This album has stuck with me through the highs and lows of my childhood and my journey into young adulthood. When I first forayed into songwriting, I listened through all 12 songs on my boombox and attempted to transcribe the notes by ear. Over time, I started to appreciate the cohesion of the album, and how it told a story of love, loss and friendship. 

It seemed to mirror the ups and downs of my life. As a scrappy 10-year-old, I tried to emulate the raspy resonance of King’s voice and write in her style. Usually, one little melody or chord progression eventually evolved into a full song. I penciled in time to daydream in my planner and allowed my mind to wander around aimlessly, then shuffled over to a practice room to write out my thoughts. In a way, King inspired me and many other aspiring songwriters to speak from personal experience and to be unafraid with that expression.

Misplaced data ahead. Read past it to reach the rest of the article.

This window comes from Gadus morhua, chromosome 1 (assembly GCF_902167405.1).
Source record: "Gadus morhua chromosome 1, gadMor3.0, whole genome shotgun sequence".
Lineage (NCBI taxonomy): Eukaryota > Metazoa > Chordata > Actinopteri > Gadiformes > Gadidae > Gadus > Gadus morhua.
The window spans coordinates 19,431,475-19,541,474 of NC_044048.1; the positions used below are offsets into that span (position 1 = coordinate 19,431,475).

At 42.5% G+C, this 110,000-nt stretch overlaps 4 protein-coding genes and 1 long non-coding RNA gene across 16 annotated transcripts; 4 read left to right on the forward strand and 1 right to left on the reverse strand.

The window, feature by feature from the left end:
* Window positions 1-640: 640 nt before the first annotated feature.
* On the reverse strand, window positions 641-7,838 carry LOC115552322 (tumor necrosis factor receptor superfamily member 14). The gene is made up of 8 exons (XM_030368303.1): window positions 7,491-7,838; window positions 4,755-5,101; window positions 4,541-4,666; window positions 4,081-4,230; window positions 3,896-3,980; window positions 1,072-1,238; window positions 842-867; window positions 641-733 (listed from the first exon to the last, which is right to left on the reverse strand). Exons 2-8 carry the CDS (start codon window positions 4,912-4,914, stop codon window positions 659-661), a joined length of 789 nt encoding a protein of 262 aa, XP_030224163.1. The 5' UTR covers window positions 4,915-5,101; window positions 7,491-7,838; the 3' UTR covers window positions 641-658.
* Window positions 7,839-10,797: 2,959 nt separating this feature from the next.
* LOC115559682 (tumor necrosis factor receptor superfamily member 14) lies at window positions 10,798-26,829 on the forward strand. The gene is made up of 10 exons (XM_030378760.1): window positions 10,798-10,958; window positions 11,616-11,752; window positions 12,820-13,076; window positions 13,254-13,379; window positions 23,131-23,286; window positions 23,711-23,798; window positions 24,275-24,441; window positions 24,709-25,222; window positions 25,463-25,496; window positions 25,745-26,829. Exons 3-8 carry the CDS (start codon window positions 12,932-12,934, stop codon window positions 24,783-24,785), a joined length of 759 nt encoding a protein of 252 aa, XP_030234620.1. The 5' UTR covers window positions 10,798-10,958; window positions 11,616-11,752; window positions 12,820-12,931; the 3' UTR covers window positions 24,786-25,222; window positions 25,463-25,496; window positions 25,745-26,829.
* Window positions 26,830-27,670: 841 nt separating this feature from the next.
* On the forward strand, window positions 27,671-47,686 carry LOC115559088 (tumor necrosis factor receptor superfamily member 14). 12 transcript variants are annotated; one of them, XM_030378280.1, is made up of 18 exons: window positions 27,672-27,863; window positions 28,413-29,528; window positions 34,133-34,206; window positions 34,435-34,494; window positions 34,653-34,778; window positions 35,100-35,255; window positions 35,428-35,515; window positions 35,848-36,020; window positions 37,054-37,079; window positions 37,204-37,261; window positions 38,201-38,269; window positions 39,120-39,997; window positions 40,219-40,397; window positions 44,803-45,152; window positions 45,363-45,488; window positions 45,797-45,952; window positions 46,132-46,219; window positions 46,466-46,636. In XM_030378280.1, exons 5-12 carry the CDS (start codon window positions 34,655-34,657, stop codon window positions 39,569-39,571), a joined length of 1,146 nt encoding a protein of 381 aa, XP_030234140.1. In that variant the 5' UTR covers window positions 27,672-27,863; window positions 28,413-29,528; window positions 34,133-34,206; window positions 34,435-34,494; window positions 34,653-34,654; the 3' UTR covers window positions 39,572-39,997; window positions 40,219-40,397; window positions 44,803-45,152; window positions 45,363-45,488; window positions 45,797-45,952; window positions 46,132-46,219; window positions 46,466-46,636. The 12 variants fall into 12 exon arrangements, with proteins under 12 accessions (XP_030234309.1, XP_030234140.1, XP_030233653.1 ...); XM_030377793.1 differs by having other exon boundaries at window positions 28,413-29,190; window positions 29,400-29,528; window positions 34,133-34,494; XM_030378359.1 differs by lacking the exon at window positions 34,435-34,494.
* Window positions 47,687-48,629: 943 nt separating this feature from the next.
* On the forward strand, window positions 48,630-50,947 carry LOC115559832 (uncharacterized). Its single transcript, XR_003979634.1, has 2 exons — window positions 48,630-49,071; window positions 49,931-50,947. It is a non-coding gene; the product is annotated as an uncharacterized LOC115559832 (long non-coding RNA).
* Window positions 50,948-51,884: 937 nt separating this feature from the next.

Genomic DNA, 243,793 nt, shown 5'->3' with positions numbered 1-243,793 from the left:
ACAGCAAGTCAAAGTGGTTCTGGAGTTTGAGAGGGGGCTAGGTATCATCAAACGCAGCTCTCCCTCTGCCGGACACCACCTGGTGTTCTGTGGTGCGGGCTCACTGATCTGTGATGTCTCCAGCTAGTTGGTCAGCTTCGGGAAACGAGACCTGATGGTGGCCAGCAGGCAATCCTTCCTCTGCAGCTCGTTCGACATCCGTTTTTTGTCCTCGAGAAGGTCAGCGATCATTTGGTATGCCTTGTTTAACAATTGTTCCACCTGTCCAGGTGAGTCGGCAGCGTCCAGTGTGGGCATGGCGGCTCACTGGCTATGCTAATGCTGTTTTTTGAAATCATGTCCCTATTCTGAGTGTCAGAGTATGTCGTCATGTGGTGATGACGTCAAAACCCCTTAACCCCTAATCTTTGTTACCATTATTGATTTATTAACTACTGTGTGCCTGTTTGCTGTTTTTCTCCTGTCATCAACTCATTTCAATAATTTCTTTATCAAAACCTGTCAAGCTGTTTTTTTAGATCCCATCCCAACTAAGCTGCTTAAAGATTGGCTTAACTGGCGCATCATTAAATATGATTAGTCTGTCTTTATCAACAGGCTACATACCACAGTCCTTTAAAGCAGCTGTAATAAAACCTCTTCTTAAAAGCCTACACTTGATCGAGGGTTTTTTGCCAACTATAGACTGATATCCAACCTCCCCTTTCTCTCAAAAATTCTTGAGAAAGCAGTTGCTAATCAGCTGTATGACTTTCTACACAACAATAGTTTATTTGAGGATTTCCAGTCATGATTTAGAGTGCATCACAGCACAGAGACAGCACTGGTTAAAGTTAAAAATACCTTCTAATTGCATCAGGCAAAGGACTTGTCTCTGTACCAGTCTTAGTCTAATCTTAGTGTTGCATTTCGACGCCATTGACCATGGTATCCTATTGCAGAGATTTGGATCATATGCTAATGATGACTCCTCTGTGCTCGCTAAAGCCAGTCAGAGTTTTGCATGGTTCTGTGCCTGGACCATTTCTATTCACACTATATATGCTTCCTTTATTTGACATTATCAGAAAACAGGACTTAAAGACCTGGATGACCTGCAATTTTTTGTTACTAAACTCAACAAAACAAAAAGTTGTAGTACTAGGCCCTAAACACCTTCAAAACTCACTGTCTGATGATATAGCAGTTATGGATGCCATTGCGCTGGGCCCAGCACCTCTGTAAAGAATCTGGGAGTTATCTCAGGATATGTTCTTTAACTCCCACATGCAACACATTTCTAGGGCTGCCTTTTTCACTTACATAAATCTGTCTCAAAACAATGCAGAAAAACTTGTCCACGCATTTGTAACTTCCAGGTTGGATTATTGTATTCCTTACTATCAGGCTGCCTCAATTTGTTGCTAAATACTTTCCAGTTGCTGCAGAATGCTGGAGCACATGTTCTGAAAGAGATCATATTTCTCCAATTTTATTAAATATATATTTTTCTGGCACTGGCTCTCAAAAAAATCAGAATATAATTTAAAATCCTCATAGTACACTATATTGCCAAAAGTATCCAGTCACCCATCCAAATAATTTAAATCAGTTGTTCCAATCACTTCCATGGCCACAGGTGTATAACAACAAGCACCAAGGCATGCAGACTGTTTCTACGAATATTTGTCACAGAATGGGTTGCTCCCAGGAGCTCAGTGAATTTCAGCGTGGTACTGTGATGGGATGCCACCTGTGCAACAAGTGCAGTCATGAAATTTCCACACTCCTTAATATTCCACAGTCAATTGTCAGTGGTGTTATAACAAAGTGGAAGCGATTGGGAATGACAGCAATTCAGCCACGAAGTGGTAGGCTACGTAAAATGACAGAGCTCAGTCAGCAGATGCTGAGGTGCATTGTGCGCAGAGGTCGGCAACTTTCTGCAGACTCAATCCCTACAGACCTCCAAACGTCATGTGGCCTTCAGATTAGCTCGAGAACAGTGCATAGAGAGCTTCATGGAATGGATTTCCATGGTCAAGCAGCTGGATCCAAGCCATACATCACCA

King possessed an elusive magic in her songwriting that inspired others to connect and create intimacy, to heal wounds. All she had to do was pick up the pieces of her life and translate them into song.